#qi-hardware IRC log for Saturday, 2012-10-27

kristianpaulhow long until a zynq based nettop/netbook?00:23
kristianpaulwell basically a zedboard could be used as a nettop..00:31
wolfspraulkristianpaul: yes, that'd be nice, no? (a zynq-based computer...)00:58
wolfspraulkeep an eye open for it and if you see something let us know...00:58
wolfspraulxilinx recently acquired petalogix (petalogix.com), presumably to offer linux/embedded solutions around the zynq01:02
xiangfuwolfspraul, good morning.01:08
wolfspraulgood morning!01:11
qi-bot[commit] Xiangfu: uboot-xburst: split spl and usbboot patch (master) http://qi-hw.com/p/openwrt-xburst/cb2b6b501:21
kristianpaulwolfspraul: nice yes :D01:37
wolfspraulmaybe I should try to experiment with zynq instead of xc6/xc7a ?01:37
kristianpaulhmm 01:38
wolfspraulwith a xc7z7020 we could run a full Linux on the arm side, and milky or some pieces of it on the fpga side01:38
kristianpaulhaving linux running is a nice entry :-)01:44
kristianpauland the open thing that about reconfigure the fpga from the same os well :)01:44
kristianpaulbut01:44
kristianpauli think still some more bits to experiement no?01:45
kristianpaulat least at the point more resources  (bram, dcm) are freed01:47
kristianpaulbut of course if you are ina hurry for chip SoC solution zynq seems way go01:48
wolfspra1lgot disconnected01:48
kristianpaulouch01:48
wolfspra1lI saw "but" and then "at least at the point"01:48
wolfspra1lwhat was in between? :-)01:48
kristianpaulbut -> i think still some more bits to experiement no? -> at least at the point more resources  (bram, dcm) are freed01:49
wolfspra1lI need to check what petalogix has01:49
kristianpauli was sewing xilinx wiki last night01:50
kristianpaulthey seems to mention upstream...01:50
wolfspra1lI think everybody by now learned that 'upstream' is the good thing01:52
wolfspra1llike "iso 9001" in china01:52
wolfspra1lwhat it means is another thing01:53
wolfspra1ljust yesterday I pealed off a sticker of a newly bought product that read "ISO 9001 QUATITY CONTROL"01:53
wolfspra1lvery convincing :-)01:53
wolfspra1lso upstream, yep. great.01:53
wolfspra1lsounds right01:53
kristianpaulnow about sdr, i remenber larsc pointed out some interesting sdr combo using zynq 01:54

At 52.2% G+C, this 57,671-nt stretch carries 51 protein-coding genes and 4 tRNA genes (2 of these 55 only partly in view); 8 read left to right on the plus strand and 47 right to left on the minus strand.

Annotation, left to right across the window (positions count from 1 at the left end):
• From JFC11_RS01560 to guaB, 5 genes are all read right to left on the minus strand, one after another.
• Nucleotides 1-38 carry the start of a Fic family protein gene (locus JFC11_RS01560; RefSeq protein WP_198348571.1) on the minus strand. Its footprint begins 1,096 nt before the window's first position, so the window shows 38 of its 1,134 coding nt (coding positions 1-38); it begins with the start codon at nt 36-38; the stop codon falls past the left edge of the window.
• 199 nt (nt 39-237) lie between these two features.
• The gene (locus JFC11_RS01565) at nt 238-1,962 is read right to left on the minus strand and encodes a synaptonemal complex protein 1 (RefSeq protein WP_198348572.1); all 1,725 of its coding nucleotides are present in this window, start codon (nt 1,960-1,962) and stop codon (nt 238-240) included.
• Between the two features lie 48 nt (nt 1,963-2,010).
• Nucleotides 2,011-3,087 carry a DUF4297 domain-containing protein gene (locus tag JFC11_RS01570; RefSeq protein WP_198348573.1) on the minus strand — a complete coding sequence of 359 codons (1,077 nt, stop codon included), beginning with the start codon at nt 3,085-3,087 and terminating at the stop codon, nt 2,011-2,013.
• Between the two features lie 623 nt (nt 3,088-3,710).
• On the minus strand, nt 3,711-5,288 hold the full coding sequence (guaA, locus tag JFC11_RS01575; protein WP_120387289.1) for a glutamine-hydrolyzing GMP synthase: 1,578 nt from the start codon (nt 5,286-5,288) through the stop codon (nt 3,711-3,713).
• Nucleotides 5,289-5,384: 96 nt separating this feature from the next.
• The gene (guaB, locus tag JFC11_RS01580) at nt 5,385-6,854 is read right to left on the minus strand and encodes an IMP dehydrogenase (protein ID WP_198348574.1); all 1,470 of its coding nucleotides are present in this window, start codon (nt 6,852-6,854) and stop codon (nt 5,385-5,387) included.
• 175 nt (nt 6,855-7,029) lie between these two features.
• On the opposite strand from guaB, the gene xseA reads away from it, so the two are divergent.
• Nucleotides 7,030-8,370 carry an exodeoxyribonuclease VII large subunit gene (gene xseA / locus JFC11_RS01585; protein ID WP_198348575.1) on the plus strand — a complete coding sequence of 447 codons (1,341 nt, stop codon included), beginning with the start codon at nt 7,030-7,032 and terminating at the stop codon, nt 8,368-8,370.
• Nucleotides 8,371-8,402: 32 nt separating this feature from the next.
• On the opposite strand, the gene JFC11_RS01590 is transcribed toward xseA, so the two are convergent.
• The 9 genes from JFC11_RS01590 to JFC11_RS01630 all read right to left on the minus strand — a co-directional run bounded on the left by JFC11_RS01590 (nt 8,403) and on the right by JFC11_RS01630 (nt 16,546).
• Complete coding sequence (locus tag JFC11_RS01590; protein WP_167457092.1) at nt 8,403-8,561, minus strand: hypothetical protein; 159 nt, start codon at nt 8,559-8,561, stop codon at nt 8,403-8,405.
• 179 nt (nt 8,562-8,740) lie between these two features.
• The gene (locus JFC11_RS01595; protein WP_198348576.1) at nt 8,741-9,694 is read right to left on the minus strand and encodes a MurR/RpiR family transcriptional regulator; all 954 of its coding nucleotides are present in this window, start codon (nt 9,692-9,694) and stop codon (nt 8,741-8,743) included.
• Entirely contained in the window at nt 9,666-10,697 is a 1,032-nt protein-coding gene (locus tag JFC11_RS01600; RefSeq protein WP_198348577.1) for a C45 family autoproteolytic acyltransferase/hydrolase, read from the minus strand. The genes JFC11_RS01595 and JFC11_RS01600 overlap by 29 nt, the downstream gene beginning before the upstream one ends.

wolfspra1lnice01:55
wolfspra1lhere in the channel? url/01:55
wolfspra1l?01:55
kristianpaulor in milkymist01:55
kristianpauldont remenber link.. i just googled for analog instrument zynq ...01:56
kristianpaulbut as my initial question i want to see a product that uses zynq currently01:57
kristianpauli guess now is avaliable (xc7z7020) to buy ?01:58
wolfspra1lengineering samples - yes01:58
kristianpaulah samples..01:59
wolfspra1lxiangfu: ok I'm just looking at packages...03:16
wolfspra1lthe slx9 is available in qfp144 and ftg256 as we know03:17
wolfspra1lthen also csg325 (0.8mm spacing) and csg225 and csg48403:18
wolfspra1land fgg484 at 1.0 mm spacing03:18
wolfspra1lah no, wait. not the slx9... :-)03:18
wolfspra1lthen a small cpg196 package (bga with 0.5mm spacing)03:18
wolfspra1lartix-7 engineering samples on digikey right now in csg324 (0.8mm bga) and fgg676 (1.0 mm bga)03:21
wolfspra1l(typo above - for the slx9 I meant csg324, not 325)03:21
wolfspra1llater on the xc7a100 is also planned to be available in ftg256 and fgg48403:22
qi-bot[commit] David Kühling: qemu-host: workaround for compile problem with latest openwrt (master) http://qi-hw.com/p/openwrt-packages/bafe65803:23
wolfspra1lfinally the xc7z7020 is available on digikey right now as engineering samples in clg400 and clg484 packages, both 0.8mm bga03:23
wolfspra1lxiangfu: so we could try a csg324 slx9 next? :-)03:25
qi-bot[commit] David Kühling: qemu-host: fix compilation when ccache enabled (master) http://qi-hw.com/p/openwrt-packages/bf115de04:23
qi-bot[commit] David Kühling: emacs: upgrade to version 23.4 plus various minor fixes (master) http://qi-hw.com/p/openwrt-packages/cc4792004:23
wpwrak(6 vs. 7) discipline, discipline ... :)04:32
xiangfucheckout this: http://www.kickstarter.com/projects/adapteva/parallella-a-supercomputer-for-everyone05:58
xiangfuit's using zynq 7010, running Ubuntu OS.05:58
wolfspra1lxiangfu: oh, nice06:06
wolfspra1lI think I saw this before but didn't pay attention, have to check again06:06
wolfspra1land it seems they got their 750k usd that they were aiming for :-)06:06
wolfspra1lthey promised to "open everything" after getting those 750k usd, so what stops them now? we will find out soon :-)06:07
wolfspra1lmaybe that's a new open source business model - open blackmail06:08
wolfspra1l"I will open these unbelievably valuable 'things' after I receive XXX USD"06:08
wolfspra1lbut anyway, looks like a good project - thanks!06:08
wolfspra1lQ: "will you open source the epiphany chips" A: not initially, but considered later06:17
wolfspra1lI was thinking a bit more about artix vs. zynq, and realized the cost issue06:17
wolfspra1lan xc7a100 costs 140 USD on digikey now, vs. 240 USD for the zynq (with 85k fabric cells compared to 100k for the xc7a100)06:18
wolfspra1lthat's 100 USD more for the ARM core06:18
wolfspra1lwe can divide digikey prices roughly in half, meaning xc7a100 = 70 USD, xc7z7020 = 120 USD06:18
wolfspra1lstill 50 USD more06:18
viricwolfspra1l: I remember a game writer that promised to give the games open source, if he got donetions over some limit. Didn't succeed, and then continued selling closed source.07:38
viric- he wrote that video game about making linux distributions07:39
viricIsn't the M1 running uclinux? Why the uclinux web page doesn't cite M1?07:42
larscit'srunning linux08:00
whitequarkah, was just going to write about parallella08:35
whitequarkwolfspra1l: if the zynq chip costs $240, how are they able to sell the complete boards for $99?08:37
whitequarkwell, they at least have the complete reference manual published08:47